As our population ages, more medical attention is required to keep our bodies active and functional. Hip replacements for example are now a common medical procedure, with more than 1 million carried out worldwide every year. This trend is placing pressure on health services, not only in terms of operations, but also in terms of addressing problems when things go wrong. “An increasing number of patients are harmed due to malfunctioning medical implants,” explains Esther Punzón-Quijorna, Marie Skłodowska-Curie postdoctoral fellow at the Jožef Stefan Institute in Slovenia. “This can happen through friction in the body, which causes metallic particles from the prosthesis to enter surrounding tissue. Or cells may recognise the implant as a foreign body and attack it. The degree to which a prosthetic hip can corrode can be shocking.” A complicating factor is that prostheses are not all made with the same material. The head of an artificial hip might be made of ceramic, while the rest might be titanium. Current diagnostic tools, such as X-ray scans and optical tissue microscopies, can help to identify that corrosion is happening, but they cannot adequately determine the content, size and nature of debris found in the body.
Detecting prosthesis degradation
The TissueMaps project was launched in recognition of the need for better diagnostic tools, to help identify which prosthesis component is causing the failure, and to what extent. This research was undertaken with the support of the Marie Skłodowska-Curie Actions programme. “We applied particle-induced X-ray emission (PIXE), a cutting-edge microscopy technique to tissue samples obtained during surgery after a prosthesis failure,” adds Punzón-Quijorna. “PIXE enables us to ‘see’ things that we cannot see with ‘ordinary’ optical microscopy.” The technique helped the team to accurately map the distribution of particles from the prosthesis. This was achieved by taking advantage of the fact that the atoms that make up various elements are all different. “Titanium atoms are different from calcium atoms or iron atoms,” says Punzón-Quijorna. “Each atom has its own ‘fingerprint’, if you like. PIXE detects these ‘fingerprints’ by firing protons at atoms, which releases signature X-rays.” These X-rays can be collected and analysed, revealing the specific element causing contamination in the tissue.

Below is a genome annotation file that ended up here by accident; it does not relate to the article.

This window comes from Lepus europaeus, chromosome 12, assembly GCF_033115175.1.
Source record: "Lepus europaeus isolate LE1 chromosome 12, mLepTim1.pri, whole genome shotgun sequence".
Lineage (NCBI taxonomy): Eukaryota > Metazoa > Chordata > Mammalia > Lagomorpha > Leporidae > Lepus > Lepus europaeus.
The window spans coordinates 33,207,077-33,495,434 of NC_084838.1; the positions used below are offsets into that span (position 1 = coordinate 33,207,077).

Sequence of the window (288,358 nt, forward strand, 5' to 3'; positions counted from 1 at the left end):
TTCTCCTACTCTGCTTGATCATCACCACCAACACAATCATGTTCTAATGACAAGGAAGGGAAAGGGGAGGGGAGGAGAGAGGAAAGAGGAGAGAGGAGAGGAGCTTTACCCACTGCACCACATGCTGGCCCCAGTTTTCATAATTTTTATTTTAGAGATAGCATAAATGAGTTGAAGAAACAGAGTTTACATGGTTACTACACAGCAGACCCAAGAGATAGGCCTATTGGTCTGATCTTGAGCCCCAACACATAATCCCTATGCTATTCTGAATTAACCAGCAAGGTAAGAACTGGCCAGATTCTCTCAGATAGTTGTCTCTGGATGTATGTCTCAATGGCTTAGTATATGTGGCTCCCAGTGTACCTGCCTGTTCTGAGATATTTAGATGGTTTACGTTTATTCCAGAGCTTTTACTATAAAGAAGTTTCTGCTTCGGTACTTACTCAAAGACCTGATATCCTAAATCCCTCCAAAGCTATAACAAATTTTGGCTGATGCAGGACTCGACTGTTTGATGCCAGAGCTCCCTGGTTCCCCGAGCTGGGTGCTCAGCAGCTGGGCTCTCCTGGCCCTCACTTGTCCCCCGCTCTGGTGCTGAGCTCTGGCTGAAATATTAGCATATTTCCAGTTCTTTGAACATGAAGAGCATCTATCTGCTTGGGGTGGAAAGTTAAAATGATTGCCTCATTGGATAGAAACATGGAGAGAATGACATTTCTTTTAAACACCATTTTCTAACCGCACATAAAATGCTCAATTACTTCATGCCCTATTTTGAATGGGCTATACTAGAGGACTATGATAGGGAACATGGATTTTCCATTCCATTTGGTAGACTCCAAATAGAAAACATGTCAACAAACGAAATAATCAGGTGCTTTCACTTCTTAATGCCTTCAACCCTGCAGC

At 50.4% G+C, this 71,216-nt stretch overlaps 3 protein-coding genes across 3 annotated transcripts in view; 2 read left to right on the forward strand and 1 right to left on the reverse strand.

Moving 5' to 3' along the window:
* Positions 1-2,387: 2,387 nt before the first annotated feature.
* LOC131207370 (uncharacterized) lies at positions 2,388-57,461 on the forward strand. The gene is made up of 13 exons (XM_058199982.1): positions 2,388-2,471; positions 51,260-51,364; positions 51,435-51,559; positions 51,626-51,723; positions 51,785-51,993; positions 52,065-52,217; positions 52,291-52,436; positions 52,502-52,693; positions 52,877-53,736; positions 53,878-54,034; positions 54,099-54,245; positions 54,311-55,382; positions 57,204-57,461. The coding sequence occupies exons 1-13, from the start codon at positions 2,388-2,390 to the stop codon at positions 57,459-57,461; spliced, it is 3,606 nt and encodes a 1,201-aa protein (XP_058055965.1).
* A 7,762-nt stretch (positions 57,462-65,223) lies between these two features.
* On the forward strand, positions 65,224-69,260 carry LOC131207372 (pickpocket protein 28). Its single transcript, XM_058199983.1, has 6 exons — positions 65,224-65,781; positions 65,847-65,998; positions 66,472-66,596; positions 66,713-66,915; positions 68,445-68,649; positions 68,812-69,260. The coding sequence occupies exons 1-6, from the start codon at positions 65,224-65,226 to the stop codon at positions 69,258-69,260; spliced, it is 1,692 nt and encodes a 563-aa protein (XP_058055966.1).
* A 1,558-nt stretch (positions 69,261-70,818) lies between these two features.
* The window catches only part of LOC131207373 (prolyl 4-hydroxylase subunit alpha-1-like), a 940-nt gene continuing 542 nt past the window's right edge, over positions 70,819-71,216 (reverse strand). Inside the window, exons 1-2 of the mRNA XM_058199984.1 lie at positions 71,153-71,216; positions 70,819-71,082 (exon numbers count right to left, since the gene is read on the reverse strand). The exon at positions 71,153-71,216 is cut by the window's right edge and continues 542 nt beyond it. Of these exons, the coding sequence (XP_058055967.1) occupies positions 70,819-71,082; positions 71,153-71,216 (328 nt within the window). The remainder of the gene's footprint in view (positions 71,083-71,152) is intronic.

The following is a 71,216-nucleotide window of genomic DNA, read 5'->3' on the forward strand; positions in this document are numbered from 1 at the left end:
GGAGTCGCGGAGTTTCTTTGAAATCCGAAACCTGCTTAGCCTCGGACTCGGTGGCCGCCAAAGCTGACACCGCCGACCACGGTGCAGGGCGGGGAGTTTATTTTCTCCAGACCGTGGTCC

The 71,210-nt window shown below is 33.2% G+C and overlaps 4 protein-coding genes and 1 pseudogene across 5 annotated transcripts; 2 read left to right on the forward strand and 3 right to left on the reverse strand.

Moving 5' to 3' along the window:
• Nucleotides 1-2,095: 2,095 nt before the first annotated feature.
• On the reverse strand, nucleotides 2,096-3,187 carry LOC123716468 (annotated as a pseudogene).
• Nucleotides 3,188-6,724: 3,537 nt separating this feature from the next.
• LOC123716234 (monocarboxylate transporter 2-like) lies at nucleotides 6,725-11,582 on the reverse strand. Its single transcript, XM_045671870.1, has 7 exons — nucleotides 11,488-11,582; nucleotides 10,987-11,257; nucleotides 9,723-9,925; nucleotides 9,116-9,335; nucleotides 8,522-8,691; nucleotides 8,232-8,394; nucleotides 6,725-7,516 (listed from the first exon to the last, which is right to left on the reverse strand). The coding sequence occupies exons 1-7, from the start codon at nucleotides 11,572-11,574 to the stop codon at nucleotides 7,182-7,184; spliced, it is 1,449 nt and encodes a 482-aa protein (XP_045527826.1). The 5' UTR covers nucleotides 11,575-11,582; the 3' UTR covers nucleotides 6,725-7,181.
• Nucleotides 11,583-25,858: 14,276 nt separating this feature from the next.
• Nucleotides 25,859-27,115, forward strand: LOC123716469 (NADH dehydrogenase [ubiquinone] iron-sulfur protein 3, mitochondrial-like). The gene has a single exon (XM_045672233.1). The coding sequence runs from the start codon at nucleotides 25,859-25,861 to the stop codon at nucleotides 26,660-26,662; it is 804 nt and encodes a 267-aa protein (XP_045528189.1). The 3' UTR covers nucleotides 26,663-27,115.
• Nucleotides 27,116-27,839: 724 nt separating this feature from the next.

The success of the TissueMaps project in mapping affected tissue could have a significant impact on the prostheses sector. For example, it could one day enable manufacturers to analyse prototypes and bring to market only those that can be shown to be safe. Conversely, prostheses that can be shown to be at particular risk of corrosion could be phased out. “Identifying implants at risk of failure could help to better deploy healthcare resources, and would therefore be much appreciated,” explains project team member Samo K. Fokter, senior consultant orthopaedic surgeon at the University Medical Centre Maribor, Slovenia. This mapping technology coincides with the emerging field of electronic implants, for example hearing aids that are connected to nerves. “This technology is coming,” notes TissueMaps project coordinator Primož Pelicon, head of department of low and medium energy physics at the Jožef Stefan Institute. “And when it does, it will be crucial for us to understand the reaction of the body to these implants. Will it leave the tissue intact, or cause allergic reactions? We need to know which materials are biocompatible.” In the meantime, the TissueMaps results have attracted interest from a hospital in Switzerland, which also wants to better understand why some prostheses fail.
TissueMaps, X-ray, prostheses, prosthesis, biocompatible, allergic, implants, titanium